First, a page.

A project that would have provided hundreds of Metis with jobs and affordable housing was quashed on Tuesday, with a 7-6 vote by the Edmonton City Council. And though it may not seem so at first glance, that decision was likely for the best. While the project’s benefits were appealing, there were some deeper problems with the proposal, especially its environmental toll. But whether you agree with the Edmonton councillors’ decision or not, the case raises a host of important questions: how to address the pressing social and economic needs of Canada’s aboriginal communities, for instance, and how to balance economic prosperity with environmental sustainability. These are thorny, complicated, politically charged issues, so it’s important to pay attention to decisions like this and how they’re getting made.
Here’s the background: Kanata Metis Cultural Enterprises Ltd., which is owned by the Elizabeth Metis community, proposed a gravel mining operation to be started up on land it bought in 2009. According to the corporation’s proposal, the mine would have been operated for three to five years, created up to 300 jobs for members of the Metis nation, and yielded 1.7 million tonnes of gravel, the profits of which would have been used to fund Metis-focused social programs such as building affordable housing.
Opposition to the mine sprung up because the proposed site was right beside the North Saskatchewan River and, according to local conservationists, better left untouched. The North Saskatchewan River Valley Conservation Society posited that a gravel mine in the river valley could damage nearby wetlands and kick up large amounts of dust, harmful to area residents.
The argument against the mine was bolstered by the fact that the Edmonton Municipal Development Plan of 2010 specifically prohibits the harvesting of resources in the North Saskatchewan River Valley.
The task of the Edmonton City Council was to determine whether an exception could be made to the prohibition. Normally such a decision would be based on the potential value of the proposed project. But this particular case gave councillors much more to think about, as it raised questions about environmental protection, self-government, and aboriginal land rights (The Kanata Metis appeared to have taken on the role of standing in for Metis people across Canada, the term “our people” having been used frequently by proponents of the mine).
At a very basic level, the case could be made that Kanata Metis Cultural Enterprises should be allowed to mine the land because they own it. And although the city has prohibited activities such as mining in that area, the question of land ownership and use is complicated when it involves Aboriginal groups, self-governance being a stated priority of the Canadian government’s relationship with Aboriginal peoples. Although the mining proposal isn’t a cut and dried analogue, aboriginal communities’ autonomy is part of the mix of issues here.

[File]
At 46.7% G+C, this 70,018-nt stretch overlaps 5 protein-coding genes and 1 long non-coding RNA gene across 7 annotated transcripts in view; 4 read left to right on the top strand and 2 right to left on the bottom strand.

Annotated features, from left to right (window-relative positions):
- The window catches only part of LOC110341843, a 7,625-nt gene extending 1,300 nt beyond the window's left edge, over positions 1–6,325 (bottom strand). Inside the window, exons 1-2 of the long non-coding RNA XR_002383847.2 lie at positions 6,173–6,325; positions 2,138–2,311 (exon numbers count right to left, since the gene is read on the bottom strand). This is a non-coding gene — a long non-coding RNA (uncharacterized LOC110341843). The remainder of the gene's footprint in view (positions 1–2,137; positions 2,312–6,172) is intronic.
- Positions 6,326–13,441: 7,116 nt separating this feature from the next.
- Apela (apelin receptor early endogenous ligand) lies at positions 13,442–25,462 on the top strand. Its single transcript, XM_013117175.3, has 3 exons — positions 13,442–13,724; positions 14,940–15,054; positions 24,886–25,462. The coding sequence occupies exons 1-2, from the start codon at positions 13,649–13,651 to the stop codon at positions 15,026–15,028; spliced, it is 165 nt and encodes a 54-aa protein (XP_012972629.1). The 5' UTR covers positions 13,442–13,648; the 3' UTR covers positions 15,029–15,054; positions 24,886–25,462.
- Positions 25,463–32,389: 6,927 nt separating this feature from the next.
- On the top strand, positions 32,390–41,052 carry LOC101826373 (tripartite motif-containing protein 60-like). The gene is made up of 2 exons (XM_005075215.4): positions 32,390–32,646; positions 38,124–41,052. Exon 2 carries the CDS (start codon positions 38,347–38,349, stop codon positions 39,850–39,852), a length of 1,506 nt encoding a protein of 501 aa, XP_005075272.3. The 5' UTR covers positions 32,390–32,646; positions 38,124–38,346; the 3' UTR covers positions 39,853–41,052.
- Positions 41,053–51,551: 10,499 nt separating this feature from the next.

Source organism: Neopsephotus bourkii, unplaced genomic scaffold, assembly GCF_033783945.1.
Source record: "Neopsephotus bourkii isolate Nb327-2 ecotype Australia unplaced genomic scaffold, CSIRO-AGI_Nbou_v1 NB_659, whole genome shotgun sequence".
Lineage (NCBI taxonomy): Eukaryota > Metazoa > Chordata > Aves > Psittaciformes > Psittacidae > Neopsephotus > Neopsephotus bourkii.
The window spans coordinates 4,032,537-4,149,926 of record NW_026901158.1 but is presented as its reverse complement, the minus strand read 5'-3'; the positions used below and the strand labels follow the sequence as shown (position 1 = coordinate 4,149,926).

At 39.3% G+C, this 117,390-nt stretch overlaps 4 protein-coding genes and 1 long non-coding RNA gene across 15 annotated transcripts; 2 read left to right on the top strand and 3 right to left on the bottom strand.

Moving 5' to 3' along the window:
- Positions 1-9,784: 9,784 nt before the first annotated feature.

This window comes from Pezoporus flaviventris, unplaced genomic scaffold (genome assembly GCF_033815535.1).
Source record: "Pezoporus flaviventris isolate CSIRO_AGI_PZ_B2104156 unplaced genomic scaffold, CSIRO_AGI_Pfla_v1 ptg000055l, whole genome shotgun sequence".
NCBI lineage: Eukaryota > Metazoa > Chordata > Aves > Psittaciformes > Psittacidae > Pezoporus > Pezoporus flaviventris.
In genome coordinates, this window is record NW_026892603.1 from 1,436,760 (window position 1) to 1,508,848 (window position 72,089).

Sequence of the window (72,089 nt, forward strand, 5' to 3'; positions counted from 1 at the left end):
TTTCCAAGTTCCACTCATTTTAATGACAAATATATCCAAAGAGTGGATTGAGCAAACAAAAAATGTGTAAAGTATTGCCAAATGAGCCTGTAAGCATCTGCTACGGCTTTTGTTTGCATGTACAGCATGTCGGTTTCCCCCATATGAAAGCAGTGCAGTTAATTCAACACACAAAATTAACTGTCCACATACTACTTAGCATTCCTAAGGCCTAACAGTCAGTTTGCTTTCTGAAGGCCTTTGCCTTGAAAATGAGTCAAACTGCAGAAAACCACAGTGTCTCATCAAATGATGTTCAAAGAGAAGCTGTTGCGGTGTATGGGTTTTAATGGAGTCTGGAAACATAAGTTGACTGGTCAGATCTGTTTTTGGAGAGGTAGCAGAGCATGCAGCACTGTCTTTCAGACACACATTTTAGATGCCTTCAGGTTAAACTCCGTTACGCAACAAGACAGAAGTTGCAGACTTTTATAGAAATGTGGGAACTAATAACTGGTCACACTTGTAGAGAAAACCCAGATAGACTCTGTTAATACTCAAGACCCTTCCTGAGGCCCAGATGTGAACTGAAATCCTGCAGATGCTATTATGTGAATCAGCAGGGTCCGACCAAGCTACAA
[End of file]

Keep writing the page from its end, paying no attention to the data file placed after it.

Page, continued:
Another major argument in favour of granting the Kanata Metis corporation exclusive mining rights to the area, was that the Metis nation, like many Aboriginals in Canada, are in need of assistance, and owed some form of compensation.
The 2006 census reported that the Metis employment rate amongst adults was 74.6 percent. Although this was a four percent improvement over 2001’s figures, it still placed Metis behind the non-Aboriginal population, whose employment rate was 81.6 percent. The 2006 census also reported that, as of the previous year, the median income for Metis was $5,000 lower than it was for non-Aboriginals. This inequity was even greater in Alberta, where the median Metis income was $6,600 lower than non-Aboriginals’.
Evidently a job-creation project with a focus on Albertan Metis deserves some thought, especially if it is also going to contribute funding to housing and training programs, as the Kanata Metis corporation said the mine would have.
But while the local Metis population would have benefited from the gravel mine, how should that be weighed against the environmental costs?
While campaigning in favour of the mine, Archie Collins, a councillor of the Elizabeth Metis settlement, described the Metis people as “stewards of the land,” a cliché about indigenous peoples often invoked by interested parties, aboriginal or otherwise, that portrays aboriginals as inherently protective and understanding of the earth and environment.
There are already conservation laws to which aboriginals are exempt because of their cultures’ unique relationships to nature. Hunting and fishing regulations, for example, do not apply to aboriginal Canadians, on the grounds that their cultural traditions, which include hunting and fishing, supersede Canadian laws.
Gravel mining, however, is not part of the Metis cultural tradition. It would have been undertaken only as a commercial opportunity, which makes it quite different from the hunting and fishing examples. Collins’s “stewards of the land” image, while romantic, does not exactly jibe with digging up a river’s watershed in search of gravel.
There is no doubt that the Kanata Metis Cultural Enterprises mine would have brought some needed material prosperity for Edmonton-area Metis. There is even less doubt that the Metis — like all Canadian aboriginal peoples — are owed some manner of reparations after a long history of oppression and marginalization. But there are better ways to help than the North Saskatchewan River gravel mine. There are definitely less environmentally damaging options. In the end Edmonton City Council made a tough choice, but it was the right one.